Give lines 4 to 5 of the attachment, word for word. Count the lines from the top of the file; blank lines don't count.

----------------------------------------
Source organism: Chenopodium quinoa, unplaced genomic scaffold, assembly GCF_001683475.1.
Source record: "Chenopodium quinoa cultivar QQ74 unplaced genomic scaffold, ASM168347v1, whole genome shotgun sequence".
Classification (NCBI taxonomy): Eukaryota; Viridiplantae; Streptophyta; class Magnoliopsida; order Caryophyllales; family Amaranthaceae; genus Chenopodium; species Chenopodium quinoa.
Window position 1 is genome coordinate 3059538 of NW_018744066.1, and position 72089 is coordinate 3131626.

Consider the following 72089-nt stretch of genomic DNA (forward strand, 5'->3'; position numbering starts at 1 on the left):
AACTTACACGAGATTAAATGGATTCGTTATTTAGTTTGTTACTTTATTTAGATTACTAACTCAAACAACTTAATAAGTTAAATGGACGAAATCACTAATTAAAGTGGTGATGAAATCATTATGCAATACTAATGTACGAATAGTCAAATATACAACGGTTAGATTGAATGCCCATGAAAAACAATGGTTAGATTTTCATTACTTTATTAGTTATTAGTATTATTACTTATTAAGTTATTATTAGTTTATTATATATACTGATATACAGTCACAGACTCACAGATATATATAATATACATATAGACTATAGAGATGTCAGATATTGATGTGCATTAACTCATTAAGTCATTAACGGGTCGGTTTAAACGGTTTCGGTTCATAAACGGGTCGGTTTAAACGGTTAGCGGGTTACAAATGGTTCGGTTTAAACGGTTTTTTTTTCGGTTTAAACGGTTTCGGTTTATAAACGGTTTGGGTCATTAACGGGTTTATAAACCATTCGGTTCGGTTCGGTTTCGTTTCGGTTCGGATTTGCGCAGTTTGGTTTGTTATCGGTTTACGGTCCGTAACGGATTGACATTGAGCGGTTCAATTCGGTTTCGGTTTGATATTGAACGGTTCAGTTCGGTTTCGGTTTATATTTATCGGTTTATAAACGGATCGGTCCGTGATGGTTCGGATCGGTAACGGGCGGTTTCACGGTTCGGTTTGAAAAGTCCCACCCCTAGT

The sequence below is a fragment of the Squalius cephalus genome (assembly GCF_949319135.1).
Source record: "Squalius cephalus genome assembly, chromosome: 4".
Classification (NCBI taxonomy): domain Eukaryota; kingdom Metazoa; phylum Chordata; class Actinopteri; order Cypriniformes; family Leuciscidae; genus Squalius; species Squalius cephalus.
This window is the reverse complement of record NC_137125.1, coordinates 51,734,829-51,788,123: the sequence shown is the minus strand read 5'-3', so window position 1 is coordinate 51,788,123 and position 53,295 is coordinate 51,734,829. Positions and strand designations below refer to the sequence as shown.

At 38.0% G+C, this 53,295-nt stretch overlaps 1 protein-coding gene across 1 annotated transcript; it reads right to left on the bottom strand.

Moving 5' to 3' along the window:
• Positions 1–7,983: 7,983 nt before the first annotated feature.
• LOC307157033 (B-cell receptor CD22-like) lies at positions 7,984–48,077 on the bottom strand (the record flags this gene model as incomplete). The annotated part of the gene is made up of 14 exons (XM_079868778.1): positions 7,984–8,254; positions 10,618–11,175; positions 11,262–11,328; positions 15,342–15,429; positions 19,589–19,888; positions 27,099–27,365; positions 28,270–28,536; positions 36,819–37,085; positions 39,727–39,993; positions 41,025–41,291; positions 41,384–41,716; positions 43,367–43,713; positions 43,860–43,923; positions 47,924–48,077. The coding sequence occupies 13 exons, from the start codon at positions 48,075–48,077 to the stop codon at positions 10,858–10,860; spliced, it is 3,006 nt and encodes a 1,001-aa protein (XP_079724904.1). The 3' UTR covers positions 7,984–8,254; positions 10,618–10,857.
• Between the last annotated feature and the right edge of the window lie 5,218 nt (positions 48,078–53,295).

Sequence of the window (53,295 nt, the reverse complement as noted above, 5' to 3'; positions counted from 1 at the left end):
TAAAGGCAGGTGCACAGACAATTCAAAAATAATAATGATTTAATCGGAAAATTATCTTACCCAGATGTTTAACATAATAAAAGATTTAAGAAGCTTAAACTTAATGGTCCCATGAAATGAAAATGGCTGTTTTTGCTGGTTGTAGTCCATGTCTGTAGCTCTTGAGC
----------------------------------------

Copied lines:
Window position 1 is genome coordinate 3059538 of NW_018744066.1, and position 72089 is coordinate 3131626.

Consider the following 72089-nt stretch of genomic DNA (forward strand, 5'->3'; position numbering starts at 1 on the left):